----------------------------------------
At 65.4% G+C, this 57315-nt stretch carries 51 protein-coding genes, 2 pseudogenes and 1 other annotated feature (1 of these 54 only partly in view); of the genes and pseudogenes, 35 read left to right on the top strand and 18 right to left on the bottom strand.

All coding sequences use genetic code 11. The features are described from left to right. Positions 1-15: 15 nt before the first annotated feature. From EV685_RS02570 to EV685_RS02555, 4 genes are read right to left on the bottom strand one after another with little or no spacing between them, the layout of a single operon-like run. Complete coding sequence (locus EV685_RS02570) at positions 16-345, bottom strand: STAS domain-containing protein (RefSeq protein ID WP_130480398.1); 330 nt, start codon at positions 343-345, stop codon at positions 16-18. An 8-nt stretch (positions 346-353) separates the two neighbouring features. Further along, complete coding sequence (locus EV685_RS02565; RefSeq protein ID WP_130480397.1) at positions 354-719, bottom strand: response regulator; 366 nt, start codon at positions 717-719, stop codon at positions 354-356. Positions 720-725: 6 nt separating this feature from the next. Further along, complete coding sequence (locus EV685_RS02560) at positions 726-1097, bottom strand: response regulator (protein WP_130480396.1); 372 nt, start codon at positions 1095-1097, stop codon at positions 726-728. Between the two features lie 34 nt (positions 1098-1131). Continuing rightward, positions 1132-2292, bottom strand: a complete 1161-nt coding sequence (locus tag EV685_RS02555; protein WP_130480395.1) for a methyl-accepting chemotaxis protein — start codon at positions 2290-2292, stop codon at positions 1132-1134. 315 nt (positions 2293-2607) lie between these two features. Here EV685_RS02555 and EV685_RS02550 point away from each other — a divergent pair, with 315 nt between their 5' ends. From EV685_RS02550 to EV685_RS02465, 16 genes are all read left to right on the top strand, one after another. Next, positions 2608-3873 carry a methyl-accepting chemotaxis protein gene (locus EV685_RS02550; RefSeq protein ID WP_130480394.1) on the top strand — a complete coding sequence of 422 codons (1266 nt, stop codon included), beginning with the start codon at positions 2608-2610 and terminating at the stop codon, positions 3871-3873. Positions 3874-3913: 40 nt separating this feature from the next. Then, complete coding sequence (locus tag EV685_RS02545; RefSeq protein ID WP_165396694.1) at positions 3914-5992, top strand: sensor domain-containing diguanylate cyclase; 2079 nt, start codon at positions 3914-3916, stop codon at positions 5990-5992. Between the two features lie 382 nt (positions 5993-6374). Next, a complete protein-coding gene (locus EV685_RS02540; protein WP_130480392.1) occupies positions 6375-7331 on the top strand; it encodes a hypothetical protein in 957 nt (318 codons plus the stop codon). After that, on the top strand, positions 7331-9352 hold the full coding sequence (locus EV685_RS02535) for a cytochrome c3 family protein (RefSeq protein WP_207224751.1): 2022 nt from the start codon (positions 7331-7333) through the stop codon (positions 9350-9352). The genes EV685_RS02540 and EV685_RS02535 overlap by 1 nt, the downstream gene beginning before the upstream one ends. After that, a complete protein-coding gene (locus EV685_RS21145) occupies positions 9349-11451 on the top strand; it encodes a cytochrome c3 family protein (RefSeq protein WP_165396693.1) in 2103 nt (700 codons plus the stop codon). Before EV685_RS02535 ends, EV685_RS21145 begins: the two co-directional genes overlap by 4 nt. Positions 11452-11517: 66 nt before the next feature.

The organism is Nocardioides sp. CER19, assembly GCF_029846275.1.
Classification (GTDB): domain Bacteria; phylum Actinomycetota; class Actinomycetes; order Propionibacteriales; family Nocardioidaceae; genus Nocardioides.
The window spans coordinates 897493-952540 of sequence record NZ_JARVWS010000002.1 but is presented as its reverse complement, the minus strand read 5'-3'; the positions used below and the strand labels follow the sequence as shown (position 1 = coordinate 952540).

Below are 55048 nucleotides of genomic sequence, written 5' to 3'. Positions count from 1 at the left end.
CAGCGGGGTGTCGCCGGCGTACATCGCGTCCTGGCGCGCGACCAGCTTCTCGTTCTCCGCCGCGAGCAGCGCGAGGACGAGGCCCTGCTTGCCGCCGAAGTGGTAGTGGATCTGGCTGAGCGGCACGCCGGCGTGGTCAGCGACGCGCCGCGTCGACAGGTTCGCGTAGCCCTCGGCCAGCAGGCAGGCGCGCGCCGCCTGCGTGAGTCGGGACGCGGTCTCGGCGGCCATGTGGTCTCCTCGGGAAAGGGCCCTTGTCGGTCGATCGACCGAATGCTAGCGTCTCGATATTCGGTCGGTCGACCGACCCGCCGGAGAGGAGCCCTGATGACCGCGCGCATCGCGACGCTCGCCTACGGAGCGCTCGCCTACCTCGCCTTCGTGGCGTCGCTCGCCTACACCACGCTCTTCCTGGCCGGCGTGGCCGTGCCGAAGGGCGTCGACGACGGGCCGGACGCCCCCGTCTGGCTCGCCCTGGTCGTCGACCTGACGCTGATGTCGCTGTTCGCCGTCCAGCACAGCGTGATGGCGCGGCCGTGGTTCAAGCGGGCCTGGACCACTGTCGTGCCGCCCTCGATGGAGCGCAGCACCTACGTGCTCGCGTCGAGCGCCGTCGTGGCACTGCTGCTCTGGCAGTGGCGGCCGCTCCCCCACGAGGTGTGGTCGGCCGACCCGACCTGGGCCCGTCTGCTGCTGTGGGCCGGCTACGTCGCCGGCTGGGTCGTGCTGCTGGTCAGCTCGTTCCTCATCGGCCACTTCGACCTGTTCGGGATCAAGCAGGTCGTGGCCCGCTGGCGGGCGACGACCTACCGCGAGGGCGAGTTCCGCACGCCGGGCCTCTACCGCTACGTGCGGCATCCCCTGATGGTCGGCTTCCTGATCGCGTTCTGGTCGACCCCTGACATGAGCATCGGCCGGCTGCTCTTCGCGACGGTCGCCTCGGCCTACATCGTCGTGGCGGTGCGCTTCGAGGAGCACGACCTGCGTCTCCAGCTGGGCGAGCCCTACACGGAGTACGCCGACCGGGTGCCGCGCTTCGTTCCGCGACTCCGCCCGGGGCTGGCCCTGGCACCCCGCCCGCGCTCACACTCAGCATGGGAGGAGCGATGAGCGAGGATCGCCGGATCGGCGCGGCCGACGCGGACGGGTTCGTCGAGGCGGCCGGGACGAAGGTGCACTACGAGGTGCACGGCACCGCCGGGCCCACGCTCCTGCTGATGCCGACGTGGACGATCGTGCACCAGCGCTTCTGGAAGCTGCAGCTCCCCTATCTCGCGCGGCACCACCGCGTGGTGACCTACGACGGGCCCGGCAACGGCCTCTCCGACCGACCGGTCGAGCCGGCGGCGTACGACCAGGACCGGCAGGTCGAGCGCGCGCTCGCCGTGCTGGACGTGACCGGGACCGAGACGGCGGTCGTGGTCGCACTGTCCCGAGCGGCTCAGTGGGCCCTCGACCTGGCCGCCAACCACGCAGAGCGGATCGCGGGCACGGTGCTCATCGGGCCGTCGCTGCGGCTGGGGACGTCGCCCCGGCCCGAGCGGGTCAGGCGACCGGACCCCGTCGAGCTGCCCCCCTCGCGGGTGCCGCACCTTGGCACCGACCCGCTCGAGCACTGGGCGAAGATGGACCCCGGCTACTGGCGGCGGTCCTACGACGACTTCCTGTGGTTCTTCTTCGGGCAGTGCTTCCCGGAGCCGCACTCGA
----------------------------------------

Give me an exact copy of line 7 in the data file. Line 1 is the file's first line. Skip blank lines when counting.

CAGCGGGGTGTCGCCGGCGTACATCGCGTCCTGGCGCGCGACCAGCTTCTCGTTCTCCGCCGCGAGCAGCGCGAGGACGAGGCCCTGCTTGCCGCCGAAGTGGTAGTGGATCTGGCTGAGCGGCACGCCGGCGTGGTCAGCGACGCGCCGCGTCGACAGGTTCGCGTAGCCCTCGGCCAGCAGGCAGGCGCGCGCCGCCTGCGTGAGTCGGGACGCGGTCTCGGCGGCCATGTGGTCTCCTCGGGAAAGGGCCCTTGTCGGTCGATCGACCGAATGCTAGCGTCTCGATATTCGGTCGGTCGACCGACCCGCCGGAGAGGAGCCCTGATGACCGCGCGCATCGCGACGCTCGCCTACGGAGCGCTCGCCTACCTCGCCTTCGTGGCGTCGCTCGCCTACACCACGCTCTTCCTGGCCGGCGTGGCCGTGCCGAAGGGCGTCGACGACGGGCCGGACGCCCCCGTCTGGCTCGCCCTGGTCGTCGACCTGACGCTGATGTCGCTGTTCGCCGTCCAGCACAGCGTGATGGCGCGGCCGTGGTTCAAGCGGGCCTGGACCACTGTCGTGCCGCCCTCGATGGAGCGCAGCACCTACGTGCTCGCGTCGAGCGCCGTCGTGGCACTGCTGCTCTGGCAGTGGCGGCCGCTCCCCCACGAGGTGTGGTCGGCCGACCCGACCTGGGCCCGTCTGCTGCTGTGGGCCGGCTACGTCGCCGGCTGGGTCGTGCTGCTGGTCAGCTCGTTCCTCATCGGCCACTTCGACCTGTTCGGGATCAAGCAGGTCGTGGCCCGCTGGCGGGCGACGACCTACCGCGAGGGCGAGTTCCGCACGCCGGGCCTCTACCGCTACGTGCGGCATCCCCTGATGGTCGGCTTCCTGATCGCGTTCTGGTCGACCCCTGACATGAGCATCGGCCGGCTGCTCTTCGCGACGGTCGCCTCGGCCTACATCGTCGTGGCGGTGCGCTTCGAGGAGCACGACCTGCGTCTCCAGCTGGGCGAGCCCTACACGGAGTACGCCGACCGGGTGCCGCGCTTCGTTCCGCGACTCCGCCCGGGGCTGGCCCTGGCACCCCGCCCGCGCTCACACTCAGCATGGGAGGAGCGATGAGCGAGGATCGCCGGATCGGCGCGGCCGACGCGGACGGGTTCGTCGAGGCGGCCGGGACGAAGGTGCACTACGAGGTGCACGGCACCGCCGGGCCCACGCTCCTGCTGATGCCGACGTGGACGATCGTGCACCAGCGCTTCTGGAAGCTGCAGCTCCCCTATCTCGCGCGGCACCACCGCGTGGTGACCTACGACGGGCCCGGCAACGGCCTCTCCGACCGACCGGTCGAGCCGGCGGCGTACGACCAGGACCGGCAGGTCGAGCGCGCGCTCGCCGTGCTGGACGTGACCGGGACCGAGACGGCGGTCGTGGTCGCACTGTCCCGAGCGGCTCAGTGGGCCCTCGACCTGGCCGCCAACCACGCAGAGCGGATCGCGGGCACGGTGCTCATCGGGCCGTCGCTGCGGCTGGGGACGTCGCCCCGGCCCGAGCGGGTCAGGCGACCGGACCCCGTCGAGCTGCCCCCCTCGCGGGTGCCGCACCTTGGCACCGACCCGCTCGAGCACTGGGCGAAGATGGACCCCGGCTACTGGCGGCGGTCCTACGACGACTTCCTGTGGTTCTTCTTCGGGCAGTGCTTCCCGGAGCCGCACTCGA